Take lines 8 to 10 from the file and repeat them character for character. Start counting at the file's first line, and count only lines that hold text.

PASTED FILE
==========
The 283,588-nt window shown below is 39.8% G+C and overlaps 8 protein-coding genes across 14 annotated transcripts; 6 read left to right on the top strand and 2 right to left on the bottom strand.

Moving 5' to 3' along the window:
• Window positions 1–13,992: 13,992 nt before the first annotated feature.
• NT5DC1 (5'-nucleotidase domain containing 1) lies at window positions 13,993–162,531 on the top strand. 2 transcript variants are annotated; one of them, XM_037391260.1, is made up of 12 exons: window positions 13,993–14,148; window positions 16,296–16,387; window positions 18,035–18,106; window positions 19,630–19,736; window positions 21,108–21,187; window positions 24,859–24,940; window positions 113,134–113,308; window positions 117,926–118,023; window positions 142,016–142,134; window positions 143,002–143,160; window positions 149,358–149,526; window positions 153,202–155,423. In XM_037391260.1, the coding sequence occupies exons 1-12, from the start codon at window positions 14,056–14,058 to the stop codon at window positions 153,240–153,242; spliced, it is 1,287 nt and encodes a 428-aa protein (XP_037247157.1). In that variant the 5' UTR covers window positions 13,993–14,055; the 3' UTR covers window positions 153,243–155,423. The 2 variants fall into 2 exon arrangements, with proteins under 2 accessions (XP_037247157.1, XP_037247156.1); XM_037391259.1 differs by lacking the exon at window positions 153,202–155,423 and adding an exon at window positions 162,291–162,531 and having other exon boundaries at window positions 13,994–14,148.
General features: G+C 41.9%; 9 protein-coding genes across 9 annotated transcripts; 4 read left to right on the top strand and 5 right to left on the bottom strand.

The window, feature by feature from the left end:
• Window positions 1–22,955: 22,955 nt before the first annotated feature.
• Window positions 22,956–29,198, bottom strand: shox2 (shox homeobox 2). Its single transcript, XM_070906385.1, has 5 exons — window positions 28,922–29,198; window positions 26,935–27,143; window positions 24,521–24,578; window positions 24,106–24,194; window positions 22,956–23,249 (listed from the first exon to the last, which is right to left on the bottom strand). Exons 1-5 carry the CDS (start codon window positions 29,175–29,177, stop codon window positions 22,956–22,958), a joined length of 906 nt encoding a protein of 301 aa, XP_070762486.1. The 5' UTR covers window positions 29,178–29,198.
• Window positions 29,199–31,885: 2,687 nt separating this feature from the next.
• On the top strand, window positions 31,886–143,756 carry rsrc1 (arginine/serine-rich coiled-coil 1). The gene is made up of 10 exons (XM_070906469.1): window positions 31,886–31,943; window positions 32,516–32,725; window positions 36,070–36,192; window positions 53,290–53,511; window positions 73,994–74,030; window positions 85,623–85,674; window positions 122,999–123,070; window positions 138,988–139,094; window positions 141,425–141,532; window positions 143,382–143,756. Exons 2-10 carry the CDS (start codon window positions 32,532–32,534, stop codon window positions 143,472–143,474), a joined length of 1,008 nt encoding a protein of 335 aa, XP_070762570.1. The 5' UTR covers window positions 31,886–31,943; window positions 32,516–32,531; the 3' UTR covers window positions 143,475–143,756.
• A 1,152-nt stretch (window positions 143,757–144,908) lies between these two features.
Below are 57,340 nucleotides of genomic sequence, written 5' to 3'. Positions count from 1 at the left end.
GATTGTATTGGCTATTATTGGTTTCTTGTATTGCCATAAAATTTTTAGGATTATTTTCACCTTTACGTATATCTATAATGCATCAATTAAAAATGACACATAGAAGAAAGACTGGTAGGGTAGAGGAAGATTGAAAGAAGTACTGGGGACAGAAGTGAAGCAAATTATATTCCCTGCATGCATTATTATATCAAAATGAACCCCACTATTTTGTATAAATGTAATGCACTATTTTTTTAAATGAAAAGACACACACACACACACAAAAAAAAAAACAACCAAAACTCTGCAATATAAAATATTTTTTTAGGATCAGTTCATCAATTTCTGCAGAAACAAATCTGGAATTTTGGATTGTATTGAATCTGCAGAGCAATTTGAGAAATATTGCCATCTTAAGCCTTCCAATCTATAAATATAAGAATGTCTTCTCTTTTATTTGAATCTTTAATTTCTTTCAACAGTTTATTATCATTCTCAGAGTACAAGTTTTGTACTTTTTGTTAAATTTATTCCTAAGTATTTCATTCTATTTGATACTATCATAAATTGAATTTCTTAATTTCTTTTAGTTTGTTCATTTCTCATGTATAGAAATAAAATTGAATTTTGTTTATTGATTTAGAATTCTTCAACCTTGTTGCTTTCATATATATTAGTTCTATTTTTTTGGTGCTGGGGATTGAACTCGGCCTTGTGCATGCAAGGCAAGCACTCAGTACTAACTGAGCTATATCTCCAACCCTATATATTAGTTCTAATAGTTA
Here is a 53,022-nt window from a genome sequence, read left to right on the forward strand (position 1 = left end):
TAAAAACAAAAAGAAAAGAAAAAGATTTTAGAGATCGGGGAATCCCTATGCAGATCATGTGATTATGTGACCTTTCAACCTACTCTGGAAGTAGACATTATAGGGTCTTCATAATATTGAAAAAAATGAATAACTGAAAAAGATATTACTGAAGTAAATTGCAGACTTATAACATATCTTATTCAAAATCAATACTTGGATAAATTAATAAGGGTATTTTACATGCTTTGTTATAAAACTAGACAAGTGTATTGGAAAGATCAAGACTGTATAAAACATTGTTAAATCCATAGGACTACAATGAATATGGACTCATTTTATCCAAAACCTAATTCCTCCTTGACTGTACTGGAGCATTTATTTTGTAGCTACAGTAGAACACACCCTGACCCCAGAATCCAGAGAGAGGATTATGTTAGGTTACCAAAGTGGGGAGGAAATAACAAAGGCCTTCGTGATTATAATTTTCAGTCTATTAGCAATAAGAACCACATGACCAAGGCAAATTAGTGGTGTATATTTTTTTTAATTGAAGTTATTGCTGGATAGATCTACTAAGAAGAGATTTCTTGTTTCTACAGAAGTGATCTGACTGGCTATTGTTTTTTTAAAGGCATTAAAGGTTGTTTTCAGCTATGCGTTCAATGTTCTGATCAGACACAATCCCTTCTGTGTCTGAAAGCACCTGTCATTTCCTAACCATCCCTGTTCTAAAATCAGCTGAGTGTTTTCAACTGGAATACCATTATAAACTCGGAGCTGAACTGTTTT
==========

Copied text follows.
• Window positions 22,956–29,198, bottom strand: shox2 (shox homeobox 2). Its single transcript, XM_070906385.1, has 5 exons — window positions 28,922–29,198; window positions 26,935–27,143; window positions 24,521–24,578; window positions 24,106–24,194; window positions 22,956–23,249 (listed from the first exon to the last, which is right to left on the bottom strand). Exons 1-5 carry the CDS (start codon window positions 29,175–29,177, stop codon window positions 22,956–22,958), a joined length of 906 nt encoding a protein of 301 aa, XP_070762486.1. The 5' UTR covers window positions 29,178–29,198.
• Window positions 29,199–31,885: 2,687 nt separating this feature from the next.
• On the top strand, window positions 31,886–143,756 carry rsrc1 (arginine/serine-rich coiled-coil 1). The gene is made up of 10 exons (XM_070906469.1): window positions 31,886–31,943; window positions 32,516–32,725; window positions 36,070–36,192; window positions 53,290–53,511; window positions 73,994–74,030; window positions 85,623–85,674; window positions 122,999–123,070; window positions 138,988–139,094; window positions 141,425–141,532; window positions 143,382–143,756. Exons 2-10 carry the CDS (start codon window positions 32,532–32,534, stop codon window positions 143,472–143,474), a joined length of 1,008 nt encoding a protein of 335 aa, XP_070762570.1. The 5' UTR covers window positions 31,886–31,943; window positions 32,516–32,531; the 3' UTR covers window positions 143,475–143,756.